Had my mother sought the things needed when her little girl was raped, medical examination, therapy, the things provided for any physical catastrophe, healing could occur. But it is more common for silence, distance, and nothing to occur for the child sexually abused by a loved one. She becomes a piranha within the family, the memory of what was done. Shun her. Silence her, dig her grave.

I will not be silenced. I will have my life, and because of these determinations have the best life I ever imagined.

My Best Life

My best life is now. How could something have been found to latch onto earlier? Life was a constant of anxiety darkened with depressions, one after another. Lifting the first foot out of the muck took so much courage, the fear palpable, yet unwarranted.

Stepping out for therapy, seeking help from a non-family objective person once coming of age, caused unfounded terror. What if they too concluded I was as bad as I felt? Yet in my core the truth be known. Stopping me was not going to happen.

A child sexually abused by someone known to her, trusted and loved, shatters her, her world, and too often her life for decades to come. No one comes to help, to lift her from the wreckage, and tell her, “It’s not your fault.”

Oh how I needed to hear that, and hear it over and over again, backed with love and support. It is uncommon for that to happen within a family where one of their own has attacked a child in that family. Their shame is so great the burden lay upon the child to keep their secret quiet.

The muzzle of silence can kill. Returning to the years when my sons were growing is not something yearned for. The pain of dealing with the monsters within was too great. The yearning that sometimes comes is to go back and be a more settled person, more open, happier, and freer.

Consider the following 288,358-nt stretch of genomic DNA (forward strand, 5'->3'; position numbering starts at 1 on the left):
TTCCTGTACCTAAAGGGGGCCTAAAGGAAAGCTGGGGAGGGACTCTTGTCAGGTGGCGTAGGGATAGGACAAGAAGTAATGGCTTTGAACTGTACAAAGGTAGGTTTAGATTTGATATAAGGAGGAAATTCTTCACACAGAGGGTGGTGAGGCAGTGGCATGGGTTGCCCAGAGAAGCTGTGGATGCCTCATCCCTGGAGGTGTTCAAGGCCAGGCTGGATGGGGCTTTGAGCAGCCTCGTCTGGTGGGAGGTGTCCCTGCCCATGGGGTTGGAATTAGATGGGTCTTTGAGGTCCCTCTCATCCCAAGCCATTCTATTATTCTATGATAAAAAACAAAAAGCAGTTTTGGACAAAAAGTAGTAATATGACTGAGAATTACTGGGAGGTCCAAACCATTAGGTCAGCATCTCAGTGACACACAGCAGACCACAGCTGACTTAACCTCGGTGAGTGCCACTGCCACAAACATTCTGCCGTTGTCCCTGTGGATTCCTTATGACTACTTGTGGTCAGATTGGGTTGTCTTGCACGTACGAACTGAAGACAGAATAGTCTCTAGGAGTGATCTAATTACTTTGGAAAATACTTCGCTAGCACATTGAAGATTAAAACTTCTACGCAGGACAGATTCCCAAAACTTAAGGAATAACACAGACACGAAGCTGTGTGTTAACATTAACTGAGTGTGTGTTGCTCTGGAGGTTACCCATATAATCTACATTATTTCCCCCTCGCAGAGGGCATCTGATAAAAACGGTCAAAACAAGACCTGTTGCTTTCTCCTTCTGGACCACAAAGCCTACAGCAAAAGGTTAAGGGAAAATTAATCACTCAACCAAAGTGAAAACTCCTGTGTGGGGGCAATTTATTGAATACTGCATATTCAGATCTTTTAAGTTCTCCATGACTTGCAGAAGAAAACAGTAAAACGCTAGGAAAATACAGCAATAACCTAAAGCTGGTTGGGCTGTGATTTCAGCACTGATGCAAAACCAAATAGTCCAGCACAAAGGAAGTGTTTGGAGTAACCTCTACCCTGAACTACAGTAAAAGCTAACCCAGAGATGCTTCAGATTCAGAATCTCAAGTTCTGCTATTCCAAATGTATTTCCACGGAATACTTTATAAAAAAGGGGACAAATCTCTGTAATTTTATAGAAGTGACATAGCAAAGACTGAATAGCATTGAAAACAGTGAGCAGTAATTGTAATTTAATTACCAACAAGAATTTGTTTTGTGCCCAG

Yet that is not even how I am now. Seriousness often hardens me appearing on my face deepening the lines. Staying alive is a serious business. Happy equates to peace. Peace means living with less crippling feelings of inadequacy that were compounded by the legacy learned in those years of always being bad, wrong… not normal.

To come to a time where much of that has lifted is peace, and it is freeing.

That moments can be lived not feared. PTSD interrupts these peaceful periods, and sometimes it takes a week, even more, to settle back into the core of my being that has finally been found. A place to connect to, depend on, and grow to love. A place where comfort is waiting when all the parts blown into orbit come back home.

COMING HOME

A secure feeling internally is so elusive, but once anchored even if momentarily, it is returned to more and more. Upheavals uproot, then the coming ‘home’ so pleasant; fullness, wholeness, confidence in oneself, and the ability to make decisions that add to well-being.

Be sad for what was, a life ridden with anxiety, rage, buzzing like a bee ready to sting, twirling like a dervish gone mad, no home inside to seek comfort and solace in? Or taking this phase of my life for what it is after a life-time of work…. peace.

Walking in the meadow brings joy, even excitement, enough excitement for me. My home made beautiful by my hands took years to cultivate, not just the external home, but the one in my center. As that flourished so did the ability to adorn the environment around me.

When my insides were a tornado, it wasn’t possible to decorate what was around me. Survival mode does that. Surviving by clawing to stay just above the surface, feeling life waters choking my throat with panic, confusion, and crippling self-doubt.

Clearing out the debris, the blackened tarry scourge lining my internal walls, took decades. Finding what my own feelings were took as long. Expressing those feelings once they are truly found is still a process unfolding that takes gentleness and patience. It was one of many things stolen, a voice.

The elusive voice finds expression on paper, and after the fact. Though my heads nods yes as my internal voice screams NO in many interactions with others even now as a well past grown woman, giving myself permission to say my truth later works better than the kick often bestowed upon myself by myself.

It is OK to speak up even if unpleasing to another. That still takes work. Some things broken remain broken. Maybe the best thing that can be done is learn how to be gentle about this lack that still plagues me.